Social media users keep talking about how former U.S. first daughter Malia Obama needs new friends.

Pictures of Malia at parties or drinking alcohol keep leaking to the media and many are convinced one of her friends are responsible.

Some of her private social moments that managed to leak to the press include the picture of her standing ‘too close’ to a bong, then another where she attended a party with people playing beer pong and then the video of her captured smoking at the Lollapalooza festival. Most recently, Malia’s private Facebook messages found their way to those of us whom she was not addressing.

And which 'paparazzi' knew she would be out and about at a private pool drinking rosé. Yes, she has months to go before she is of a legal age to drink alcohol but who can say that they themselves waited until their appropriate birthdays?

READ MORE: I met some of my best friends on the internet 

Sure we don’t know how Malia’s personal life ends up being news, but if we can entertain for a second that we were in her shoes and someone in our social circle was betraying our friendship – how would we know?

When friendships end sometime there could've been tell-tale signs we could have acted on to minimise harm. But how do you know if you are in a toxic friendship?

We spoke to relationship counsellor Shelley Lewin about the importance of friendships and how to spot bad ones. As human beings, Shelley says we all need to have trusting relationships and we have a desire to connect so that we mean something to someone.

READ MORE: 7 stylish friendship duos like Sarah Langa and Melody Molale's that make us double tap twice on Instagram 

She says: “Connection is all about giving and receiving attention, acceptance and approval. Those are the three ingredients for connection and healthy relationships.”

She shares some behaviours to pay attention to that may give you a clue that your friend may not be a true friend.

Red flag #1

If your ‘friend’ is only nice to you when they want something and unkind when they don’t get it – this, according to Shelley, is toxic.

She says, “A true friend pays you attention, is accepting and offers approval of who you are.”

Red flag #2

According to Shelley, if you don’t feel free to be your true self when you are with your ‘friend’ then that’s a clue that the relationship may be questionable. “If you find yourself pretending to be someone you are not in order to gain their attention/approval/ acceptance, it is not a healthy relationship,” says Shelley. 

We also asked around and these are some red flags from real life experiences:

Red flag #3

Some friends have ghosting patterns, they just drop off the face of the Earth to spend time with their romantic partner or their other friends then expect to continue as normal when they pop your life every few weeks or months. Being left by a friend, like any other loved one, can be heartbreaking – especially when they are absent when you need them the most.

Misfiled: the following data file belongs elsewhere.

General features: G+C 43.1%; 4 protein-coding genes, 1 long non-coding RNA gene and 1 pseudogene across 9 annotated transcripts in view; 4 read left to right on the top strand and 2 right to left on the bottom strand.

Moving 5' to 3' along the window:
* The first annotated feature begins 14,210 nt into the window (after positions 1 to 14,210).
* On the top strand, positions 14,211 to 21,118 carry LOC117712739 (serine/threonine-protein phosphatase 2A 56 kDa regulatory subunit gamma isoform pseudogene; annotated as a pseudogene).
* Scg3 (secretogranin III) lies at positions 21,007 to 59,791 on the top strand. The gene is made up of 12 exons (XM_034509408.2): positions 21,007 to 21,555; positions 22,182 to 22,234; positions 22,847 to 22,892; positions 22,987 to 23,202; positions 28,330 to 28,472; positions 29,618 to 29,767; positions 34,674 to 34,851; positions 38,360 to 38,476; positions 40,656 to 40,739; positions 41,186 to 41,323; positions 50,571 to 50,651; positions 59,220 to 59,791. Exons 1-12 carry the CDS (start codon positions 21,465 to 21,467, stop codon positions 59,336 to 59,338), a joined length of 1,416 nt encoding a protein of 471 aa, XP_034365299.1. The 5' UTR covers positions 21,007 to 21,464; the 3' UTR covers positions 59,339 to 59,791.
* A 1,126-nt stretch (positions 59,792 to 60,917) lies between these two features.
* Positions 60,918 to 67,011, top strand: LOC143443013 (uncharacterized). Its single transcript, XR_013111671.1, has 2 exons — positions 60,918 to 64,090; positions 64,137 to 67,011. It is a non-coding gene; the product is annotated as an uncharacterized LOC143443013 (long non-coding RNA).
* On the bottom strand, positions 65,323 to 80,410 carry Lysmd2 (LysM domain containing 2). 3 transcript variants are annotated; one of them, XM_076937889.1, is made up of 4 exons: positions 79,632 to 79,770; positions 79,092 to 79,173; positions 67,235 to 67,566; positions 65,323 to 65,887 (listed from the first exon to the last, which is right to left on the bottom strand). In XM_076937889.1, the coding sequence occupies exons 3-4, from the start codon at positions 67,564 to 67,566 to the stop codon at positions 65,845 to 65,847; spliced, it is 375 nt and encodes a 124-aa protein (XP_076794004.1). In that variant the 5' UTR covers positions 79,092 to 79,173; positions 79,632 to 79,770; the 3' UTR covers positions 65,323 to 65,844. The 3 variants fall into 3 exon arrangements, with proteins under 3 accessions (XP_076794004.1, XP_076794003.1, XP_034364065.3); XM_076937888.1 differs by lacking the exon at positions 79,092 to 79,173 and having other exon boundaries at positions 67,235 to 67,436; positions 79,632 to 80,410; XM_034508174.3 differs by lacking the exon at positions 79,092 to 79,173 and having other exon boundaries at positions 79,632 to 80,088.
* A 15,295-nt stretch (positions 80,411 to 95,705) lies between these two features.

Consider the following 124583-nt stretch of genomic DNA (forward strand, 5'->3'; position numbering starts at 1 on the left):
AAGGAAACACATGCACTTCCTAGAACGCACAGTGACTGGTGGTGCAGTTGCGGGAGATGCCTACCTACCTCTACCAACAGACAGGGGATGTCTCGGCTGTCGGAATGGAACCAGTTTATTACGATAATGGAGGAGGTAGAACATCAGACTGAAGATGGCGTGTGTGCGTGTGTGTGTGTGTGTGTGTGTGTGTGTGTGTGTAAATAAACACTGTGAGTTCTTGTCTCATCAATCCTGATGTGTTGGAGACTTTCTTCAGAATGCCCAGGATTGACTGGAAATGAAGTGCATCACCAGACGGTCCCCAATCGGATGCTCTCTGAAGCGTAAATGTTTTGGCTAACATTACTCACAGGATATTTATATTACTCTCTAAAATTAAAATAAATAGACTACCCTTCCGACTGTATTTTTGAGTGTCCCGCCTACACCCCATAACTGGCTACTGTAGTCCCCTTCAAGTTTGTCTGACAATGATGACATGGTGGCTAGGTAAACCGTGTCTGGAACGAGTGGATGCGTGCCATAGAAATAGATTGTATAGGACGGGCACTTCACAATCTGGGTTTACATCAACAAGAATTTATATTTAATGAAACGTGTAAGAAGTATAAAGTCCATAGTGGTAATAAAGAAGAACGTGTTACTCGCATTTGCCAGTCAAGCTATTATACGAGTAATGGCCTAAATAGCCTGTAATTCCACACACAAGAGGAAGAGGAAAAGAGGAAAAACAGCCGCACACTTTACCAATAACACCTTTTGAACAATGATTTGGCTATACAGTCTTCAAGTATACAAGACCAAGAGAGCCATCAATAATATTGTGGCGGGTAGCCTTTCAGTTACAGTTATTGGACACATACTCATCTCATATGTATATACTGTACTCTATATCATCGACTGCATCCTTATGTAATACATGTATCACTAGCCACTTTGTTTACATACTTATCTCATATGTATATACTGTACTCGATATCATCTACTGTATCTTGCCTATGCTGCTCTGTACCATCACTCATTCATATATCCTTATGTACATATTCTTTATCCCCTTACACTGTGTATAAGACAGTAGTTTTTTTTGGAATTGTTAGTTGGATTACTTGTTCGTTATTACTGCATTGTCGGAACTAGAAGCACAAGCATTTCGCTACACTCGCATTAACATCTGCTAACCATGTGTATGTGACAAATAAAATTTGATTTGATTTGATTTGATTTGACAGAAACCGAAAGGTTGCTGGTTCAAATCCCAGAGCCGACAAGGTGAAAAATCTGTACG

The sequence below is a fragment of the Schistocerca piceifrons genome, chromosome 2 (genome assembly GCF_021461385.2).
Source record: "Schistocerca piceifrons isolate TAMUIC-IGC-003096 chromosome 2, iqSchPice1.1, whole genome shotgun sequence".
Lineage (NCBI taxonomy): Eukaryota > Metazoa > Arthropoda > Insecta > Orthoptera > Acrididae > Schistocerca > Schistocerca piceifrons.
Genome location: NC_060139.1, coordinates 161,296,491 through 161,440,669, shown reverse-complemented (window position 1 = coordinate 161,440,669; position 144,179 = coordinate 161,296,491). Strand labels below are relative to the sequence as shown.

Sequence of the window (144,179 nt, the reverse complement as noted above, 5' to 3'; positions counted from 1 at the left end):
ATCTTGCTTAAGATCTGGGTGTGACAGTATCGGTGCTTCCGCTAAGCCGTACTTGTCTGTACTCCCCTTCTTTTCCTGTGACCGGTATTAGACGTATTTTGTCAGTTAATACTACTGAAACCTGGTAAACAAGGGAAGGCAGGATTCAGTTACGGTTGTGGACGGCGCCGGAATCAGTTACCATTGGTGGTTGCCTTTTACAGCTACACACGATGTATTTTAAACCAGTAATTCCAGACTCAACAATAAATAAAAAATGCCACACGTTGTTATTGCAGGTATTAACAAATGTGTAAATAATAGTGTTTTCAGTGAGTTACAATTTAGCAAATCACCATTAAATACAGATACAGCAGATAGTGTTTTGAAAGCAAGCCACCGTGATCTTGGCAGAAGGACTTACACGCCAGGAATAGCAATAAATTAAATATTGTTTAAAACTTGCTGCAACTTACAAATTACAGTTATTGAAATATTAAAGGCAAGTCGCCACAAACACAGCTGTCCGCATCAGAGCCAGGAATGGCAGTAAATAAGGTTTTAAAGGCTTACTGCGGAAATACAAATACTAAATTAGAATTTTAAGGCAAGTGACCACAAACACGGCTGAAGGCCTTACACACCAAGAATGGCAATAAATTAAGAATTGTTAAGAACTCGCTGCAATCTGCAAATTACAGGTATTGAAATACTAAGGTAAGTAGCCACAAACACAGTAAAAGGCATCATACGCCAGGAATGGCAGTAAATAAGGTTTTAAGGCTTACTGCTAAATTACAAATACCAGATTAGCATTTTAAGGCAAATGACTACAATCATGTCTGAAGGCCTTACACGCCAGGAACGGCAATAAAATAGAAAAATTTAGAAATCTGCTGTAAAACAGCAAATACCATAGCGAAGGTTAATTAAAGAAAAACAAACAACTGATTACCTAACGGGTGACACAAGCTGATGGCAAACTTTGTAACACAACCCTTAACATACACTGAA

READ MORE: It's time to have that awkward conversation with your friend who's a different race to you

Red flag #4

Friends who either downplay your milestones or just don’t comment at all when you do well, yet they have “advice” when things aren’t so good.

I end up only sharing achievements I’m excited about with my sisters because I know they’ll be genuinely happy for me. As a genuine friend, I shouldn’t have to feel the need to keep mum about my wins while I celebrate you wholeheartedly. The sky is infinite, so if we’re all reaching for the stars, best believe there’s space for all us to be there – comfortably so. Essentially, envy is a trait I have the least tolerance for, especially in friendships – it’s a very ugly emotion.
Nthabeleng
The biggest red flag I ignored for the longest time was how my friend never complimented me or congratulated my small wins. Even though I always celebrated her achievements like they were my own.
Tshego

Red flag #5

Friends that gossip about you and don't keep your secrets private are no friends at all.

My ex friend would also gossip about me and couldn’t keep a secret. This girl would never defend or stand up for me in any situation. I realise now, she was secretly happy whenever I went through terrible experiences.
Tshego

Shelley says if you don’t like how a friend is behaving, you should let them know.

"When someone is inconsistent and you never quite know what to expect  they are unpredictable and you sometimes get the mean version of them and sometimes the nice version, it is important to let them know that their behaviour is unacceptable. We need to teach people how to treat us," she adds.

Have you been in a toxic friendship and would like to share your story with us? Chat to us here.

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